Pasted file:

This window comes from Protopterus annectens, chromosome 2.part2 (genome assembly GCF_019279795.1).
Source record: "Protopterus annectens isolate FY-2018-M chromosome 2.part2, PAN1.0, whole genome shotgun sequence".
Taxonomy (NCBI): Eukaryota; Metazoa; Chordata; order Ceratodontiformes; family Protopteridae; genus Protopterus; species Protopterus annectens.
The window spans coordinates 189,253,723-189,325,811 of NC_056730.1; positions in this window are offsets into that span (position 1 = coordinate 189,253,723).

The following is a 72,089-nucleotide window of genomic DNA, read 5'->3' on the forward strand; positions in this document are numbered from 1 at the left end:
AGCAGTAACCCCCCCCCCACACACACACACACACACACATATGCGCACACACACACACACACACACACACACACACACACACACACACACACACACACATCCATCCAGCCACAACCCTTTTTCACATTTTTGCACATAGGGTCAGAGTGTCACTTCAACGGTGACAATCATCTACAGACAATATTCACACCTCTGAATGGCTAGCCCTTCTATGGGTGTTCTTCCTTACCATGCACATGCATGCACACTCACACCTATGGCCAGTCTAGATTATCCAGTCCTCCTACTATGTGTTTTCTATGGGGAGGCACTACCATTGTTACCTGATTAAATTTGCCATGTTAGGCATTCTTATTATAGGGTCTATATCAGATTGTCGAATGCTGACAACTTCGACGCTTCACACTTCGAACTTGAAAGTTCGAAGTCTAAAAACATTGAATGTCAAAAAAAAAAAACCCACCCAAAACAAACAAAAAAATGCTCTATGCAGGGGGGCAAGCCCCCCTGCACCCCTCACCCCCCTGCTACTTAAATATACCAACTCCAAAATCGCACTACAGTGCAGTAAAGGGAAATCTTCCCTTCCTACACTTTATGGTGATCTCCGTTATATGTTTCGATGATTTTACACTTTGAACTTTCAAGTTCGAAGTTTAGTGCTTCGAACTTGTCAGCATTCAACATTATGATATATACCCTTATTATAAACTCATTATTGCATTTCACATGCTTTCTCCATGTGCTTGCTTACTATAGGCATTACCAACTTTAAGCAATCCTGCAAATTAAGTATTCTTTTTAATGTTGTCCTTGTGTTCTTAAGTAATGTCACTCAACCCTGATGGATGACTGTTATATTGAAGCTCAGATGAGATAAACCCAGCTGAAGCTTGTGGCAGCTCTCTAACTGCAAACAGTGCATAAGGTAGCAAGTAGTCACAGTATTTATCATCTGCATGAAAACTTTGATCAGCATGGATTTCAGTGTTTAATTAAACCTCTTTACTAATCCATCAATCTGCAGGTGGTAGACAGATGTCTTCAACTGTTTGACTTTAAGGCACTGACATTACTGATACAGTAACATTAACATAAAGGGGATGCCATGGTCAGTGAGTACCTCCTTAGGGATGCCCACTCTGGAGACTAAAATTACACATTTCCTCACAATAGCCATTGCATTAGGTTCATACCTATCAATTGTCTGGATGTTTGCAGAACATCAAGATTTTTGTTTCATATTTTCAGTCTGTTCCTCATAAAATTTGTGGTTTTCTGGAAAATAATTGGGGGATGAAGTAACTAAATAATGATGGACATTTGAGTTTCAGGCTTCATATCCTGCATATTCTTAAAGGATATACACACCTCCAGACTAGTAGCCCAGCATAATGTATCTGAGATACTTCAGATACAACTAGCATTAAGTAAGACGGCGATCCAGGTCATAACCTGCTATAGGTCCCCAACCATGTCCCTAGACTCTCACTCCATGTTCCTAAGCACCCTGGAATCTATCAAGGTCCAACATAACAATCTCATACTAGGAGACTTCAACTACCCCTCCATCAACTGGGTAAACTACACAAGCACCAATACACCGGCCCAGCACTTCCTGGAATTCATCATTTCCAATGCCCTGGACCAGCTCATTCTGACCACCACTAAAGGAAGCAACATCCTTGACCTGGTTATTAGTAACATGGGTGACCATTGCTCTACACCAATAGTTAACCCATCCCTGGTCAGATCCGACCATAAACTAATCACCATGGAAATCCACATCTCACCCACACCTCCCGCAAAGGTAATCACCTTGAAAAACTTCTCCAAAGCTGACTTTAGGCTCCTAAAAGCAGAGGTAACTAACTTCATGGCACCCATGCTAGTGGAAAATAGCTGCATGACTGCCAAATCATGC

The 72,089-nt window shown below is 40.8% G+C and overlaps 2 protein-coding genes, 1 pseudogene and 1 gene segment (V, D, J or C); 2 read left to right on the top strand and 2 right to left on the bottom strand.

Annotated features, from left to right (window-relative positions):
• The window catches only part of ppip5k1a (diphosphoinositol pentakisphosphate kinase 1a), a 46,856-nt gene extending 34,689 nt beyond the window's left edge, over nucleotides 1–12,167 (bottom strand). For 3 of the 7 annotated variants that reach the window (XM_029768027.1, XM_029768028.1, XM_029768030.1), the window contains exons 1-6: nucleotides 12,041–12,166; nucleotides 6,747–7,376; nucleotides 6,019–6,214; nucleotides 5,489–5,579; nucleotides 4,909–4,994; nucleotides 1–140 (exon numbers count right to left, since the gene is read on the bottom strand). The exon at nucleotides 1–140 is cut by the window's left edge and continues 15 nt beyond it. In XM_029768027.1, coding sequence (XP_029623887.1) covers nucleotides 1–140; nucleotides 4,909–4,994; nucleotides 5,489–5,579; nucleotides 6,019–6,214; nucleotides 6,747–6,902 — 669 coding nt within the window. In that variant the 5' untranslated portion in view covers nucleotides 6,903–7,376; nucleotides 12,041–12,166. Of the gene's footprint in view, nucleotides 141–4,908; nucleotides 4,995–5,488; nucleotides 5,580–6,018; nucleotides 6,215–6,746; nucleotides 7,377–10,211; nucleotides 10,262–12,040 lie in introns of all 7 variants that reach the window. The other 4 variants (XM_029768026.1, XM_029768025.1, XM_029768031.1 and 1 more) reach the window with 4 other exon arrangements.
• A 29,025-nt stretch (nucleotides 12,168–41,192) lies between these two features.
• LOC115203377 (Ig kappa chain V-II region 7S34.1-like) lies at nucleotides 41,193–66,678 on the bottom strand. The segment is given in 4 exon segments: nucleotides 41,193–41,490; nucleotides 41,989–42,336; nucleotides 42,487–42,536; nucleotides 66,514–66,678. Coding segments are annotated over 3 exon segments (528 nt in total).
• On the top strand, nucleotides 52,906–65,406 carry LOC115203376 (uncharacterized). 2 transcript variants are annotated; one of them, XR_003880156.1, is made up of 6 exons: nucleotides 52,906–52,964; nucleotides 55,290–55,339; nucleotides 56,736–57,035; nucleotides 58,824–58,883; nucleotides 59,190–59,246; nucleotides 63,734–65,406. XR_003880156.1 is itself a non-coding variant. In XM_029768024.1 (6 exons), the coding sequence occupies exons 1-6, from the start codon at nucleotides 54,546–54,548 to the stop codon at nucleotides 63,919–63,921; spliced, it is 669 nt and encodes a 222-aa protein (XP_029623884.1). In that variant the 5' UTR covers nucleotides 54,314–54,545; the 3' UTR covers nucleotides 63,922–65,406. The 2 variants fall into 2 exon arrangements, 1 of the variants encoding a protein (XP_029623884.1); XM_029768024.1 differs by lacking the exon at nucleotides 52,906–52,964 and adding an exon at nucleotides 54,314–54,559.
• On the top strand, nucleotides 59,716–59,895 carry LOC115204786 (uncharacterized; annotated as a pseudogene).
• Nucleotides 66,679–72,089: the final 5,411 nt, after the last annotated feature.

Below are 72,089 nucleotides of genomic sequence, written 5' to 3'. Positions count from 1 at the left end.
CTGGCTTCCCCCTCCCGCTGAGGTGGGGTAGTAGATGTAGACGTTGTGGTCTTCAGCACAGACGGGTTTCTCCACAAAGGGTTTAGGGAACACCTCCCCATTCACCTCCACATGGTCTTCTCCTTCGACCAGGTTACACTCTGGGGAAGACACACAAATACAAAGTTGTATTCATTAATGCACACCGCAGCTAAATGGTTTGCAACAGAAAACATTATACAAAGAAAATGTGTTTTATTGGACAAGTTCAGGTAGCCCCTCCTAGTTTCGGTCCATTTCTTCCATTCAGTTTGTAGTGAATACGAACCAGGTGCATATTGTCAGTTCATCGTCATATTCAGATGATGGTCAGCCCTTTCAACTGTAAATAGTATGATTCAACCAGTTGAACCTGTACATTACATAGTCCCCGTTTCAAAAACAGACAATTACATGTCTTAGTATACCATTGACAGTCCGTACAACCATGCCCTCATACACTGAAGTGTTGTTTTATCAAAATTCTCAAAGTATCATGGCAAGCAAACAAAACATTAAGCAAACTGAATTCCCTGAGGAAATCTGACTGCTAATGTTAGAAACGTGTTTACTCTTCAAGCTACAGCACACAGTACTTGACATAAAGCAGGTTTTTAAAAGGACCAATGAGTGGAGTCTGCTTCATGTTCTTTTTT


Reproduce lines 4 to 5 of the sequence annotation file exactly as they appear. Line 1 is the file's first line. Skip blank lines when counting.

The window spans coordinates 189,253,723-189,325,811 of NC_056730.1; positions in this window are offsets into that span (position 1 = coordinate 189,253,723).

The following is a 72,089-nucleotide window of genomic DNA, read 5'->3' on the forward strand; positions in this document are numbered from 1 at the left end: